Destiny cannot be denied however, as the prophecy of Cathbad the chief druid is already taking shape. Leabharcham, for all the care she has taken, has also told Deirdrê about the handsome young warrior Naoise. He was the nephew of King Conchobar mac Nessa. When they met Deirdrê fell in love with Naoise. Although he knew that she was destined to marry the King the couple eventually eloped. Along with Naoise's two brothers, Ardan and Ainnle, the couple are pursued across Ireland by Conchobar and eventually have to flee to Scotland. But even in Scotland there are Chiefs who seek to take Deirdrê for their own and she and Naoise must move from place to place. King Conchobar still remains determined and angry in his quest. He tracks them down and sends Fergus mac Róich to meet them promising a guarantee of safe passage home. This was a guarantee that Fergus believed to be promised in honour, but Conchobar had other ideas. On the journey to the King’s royal seat at Emain Macha, Fergus was ordered to separate from those he was escorting home and join King Conchabar. Directing his own son to protect them, Fergus sent Naoise, Deirdrê, Ardan and Ainnle on to Emain Macha.

Owain Glyndŵr

Owain Glyndŵr (c.1349-c.1416) was the leader of a Welsh revolt against English rule between 1400 and 1409. Years of attempts to subordinate the Welsh to the English crown and harsh rule had created a climate ripe for popular revolt.  Owain Glyndŵr was well placed to lead this rebellion. He was charismatic and directly descended from Welsh aristocracy and royalty.

Owain Glyndŵr's dispute with his neighbour Lord Grey of Ruthin, a close ally of Henry IV, sparked the revolt. After Owain Glyndŵr’s attack on Ruthin and other towns in north Wales Henry led an army into Wales and Glyndŵr’s lands were confiscated.  Owain Glyndŵr and his forces embarked on a successful campaign of guerrilla warfare which developed into conventional battles. As he started to score ever more impressive victories Owain Glyndŵr’s fame spread throughout Wales. He drew increasing support from the Welsh eager to throw off the yoke of English rule.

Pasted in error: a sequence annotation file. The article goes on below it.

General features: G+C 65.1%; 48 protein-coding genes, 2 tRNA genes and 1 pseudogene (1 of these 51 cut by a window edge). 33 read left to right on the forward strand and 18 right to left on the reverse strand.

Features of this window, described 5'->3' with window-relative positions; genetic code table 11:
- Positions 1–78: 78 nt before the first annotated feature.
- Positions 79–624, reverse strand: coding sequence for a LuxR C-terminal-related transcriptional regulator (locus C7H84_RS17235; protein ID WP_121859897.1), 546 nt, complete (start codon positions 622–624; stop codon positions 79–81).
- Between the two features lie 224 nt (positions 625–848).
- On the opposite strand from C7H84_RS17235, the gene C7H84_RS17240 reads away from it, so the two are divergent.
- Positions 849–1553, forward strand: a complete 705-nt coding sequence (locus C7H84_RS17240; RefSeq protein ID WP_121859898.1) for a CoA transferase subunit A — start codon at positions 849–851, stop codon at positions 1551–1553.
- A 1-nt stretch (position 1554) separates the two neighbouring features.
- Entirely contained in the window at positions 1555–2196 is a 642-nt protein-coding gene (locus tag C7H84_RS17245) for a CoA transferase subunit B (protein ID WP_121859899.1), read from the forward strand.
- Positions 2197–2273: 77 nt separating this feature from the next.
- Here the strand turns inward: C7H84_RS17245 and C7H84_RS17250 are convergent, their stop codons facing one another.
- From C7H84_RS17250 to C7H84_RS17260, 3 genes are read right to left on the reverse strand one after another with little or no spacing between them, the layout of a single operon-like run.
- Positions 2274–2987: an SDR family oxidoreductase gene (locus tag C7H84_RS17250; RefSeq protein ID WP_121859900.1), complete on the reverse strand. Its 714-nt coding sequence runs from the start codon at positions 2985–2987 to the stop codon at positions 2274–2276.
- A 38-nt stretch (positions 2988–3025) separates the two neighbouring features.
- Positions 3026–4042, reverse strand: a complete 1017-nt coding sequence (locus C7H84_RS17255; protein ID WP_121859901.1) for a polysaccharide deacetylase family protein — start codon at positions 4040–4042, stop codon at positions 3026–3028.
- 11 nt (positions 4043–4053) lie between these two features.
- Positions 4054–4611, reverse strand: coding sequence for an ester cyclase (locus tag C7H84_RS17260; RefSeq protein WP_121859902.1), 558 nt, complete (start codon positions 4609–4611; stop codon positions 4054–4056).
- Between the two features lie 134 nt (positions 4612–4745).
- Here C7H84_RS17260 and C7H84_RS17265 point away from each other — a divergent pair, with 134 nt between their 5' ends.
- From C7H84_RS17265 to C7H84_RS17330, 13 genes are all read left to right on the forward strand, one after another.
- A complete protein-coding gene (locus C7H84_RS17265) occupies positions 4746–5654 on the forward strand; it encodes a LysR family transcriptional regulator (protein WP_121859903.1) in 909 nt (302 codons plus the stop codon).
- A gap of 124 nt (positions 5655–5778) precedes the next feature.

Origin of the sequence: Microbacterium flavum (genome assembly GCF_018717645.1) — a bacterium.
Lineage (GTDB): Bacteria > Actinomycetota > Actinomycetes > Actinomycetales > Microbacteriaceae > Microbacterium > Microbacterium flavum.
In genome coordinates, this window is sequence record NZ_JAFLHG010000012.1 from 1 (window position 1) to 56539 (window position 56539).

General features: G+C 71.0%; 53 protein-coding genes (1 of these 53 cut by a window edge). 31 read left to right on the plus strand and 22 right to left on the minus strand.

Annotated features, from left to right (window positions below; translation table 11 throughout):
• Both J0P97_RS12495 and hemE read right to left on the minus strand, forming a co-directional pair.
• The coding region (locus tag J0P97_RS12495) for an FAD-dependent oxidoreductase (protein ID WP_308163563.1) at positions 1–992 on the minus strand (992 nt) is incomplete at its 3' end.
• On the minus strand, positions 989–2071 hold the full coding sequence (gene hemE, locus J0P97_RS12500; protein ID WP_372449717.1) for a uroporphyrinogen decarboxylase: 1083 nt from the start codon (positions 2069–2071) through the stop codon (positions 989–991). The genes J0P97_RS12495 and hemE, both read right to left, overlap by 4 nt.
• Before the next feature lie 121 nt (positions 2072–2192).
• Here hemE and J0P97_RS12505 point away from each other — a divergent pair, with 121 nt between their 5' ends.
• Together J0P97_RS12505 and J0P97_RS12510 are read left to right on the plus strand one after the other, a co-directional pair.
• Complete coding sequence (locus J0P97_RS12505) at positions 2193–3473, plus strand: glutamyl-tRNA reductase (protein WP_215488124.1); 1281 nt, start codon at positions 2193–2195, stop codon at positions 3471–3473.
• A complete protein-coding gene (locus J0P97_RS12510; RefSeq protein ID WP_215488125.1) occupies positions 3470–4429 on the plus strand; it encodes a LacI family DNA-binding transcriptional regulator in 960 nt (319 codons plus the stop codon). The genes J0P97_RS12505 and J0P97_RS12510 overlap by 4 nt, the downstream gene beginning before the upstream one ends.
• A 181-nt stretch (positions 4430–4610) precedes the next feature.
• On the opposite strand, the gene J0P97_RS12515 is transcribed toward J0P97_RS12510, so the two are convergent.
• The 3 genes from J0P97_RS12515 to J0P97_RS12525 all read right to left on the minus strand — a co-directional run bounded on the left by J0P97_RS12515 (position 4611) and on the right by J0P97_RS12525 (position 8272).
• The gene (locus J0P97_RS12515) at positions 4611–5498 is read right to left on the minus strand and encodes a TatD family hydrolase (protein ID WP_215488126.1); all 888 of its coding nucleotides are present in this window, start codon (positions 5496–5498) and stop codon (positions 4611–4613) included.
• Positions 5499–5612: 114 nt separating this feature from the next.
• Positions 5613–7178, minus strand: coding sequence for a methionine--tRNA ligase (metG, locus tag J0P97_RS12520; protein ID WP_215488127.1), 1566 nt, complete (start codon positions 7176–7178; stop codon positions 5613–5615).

The Thistle - Scotlands Proud Floral Emblem

Scottish thistle

The purple thistle has been Scotland's national emblem for centuries. Amongst the identifiable symbols of things associated with Scotland the thistle probably ranks alongside tartan. Heather is also thought of as a symbol of Scotland and wearing a sprig of heather is believed to bring good luck. However, the thistle is used by all kinds of organisations across Scotland as an emblem. It has also been seen as a royal symbol since James III used it on silver coins in 1470. James III (10 July 1451 – 11 June 1488) was proclaimed King of Scotland at the age of 8, following the death of his father James II. He was killed at the Battle of Sauchieburn in Stirlingshire on 11 June 1488. Common throughout the highlands, islands and lowlands of Scotland, the thistle has earned a special place in the heart of Scottish people.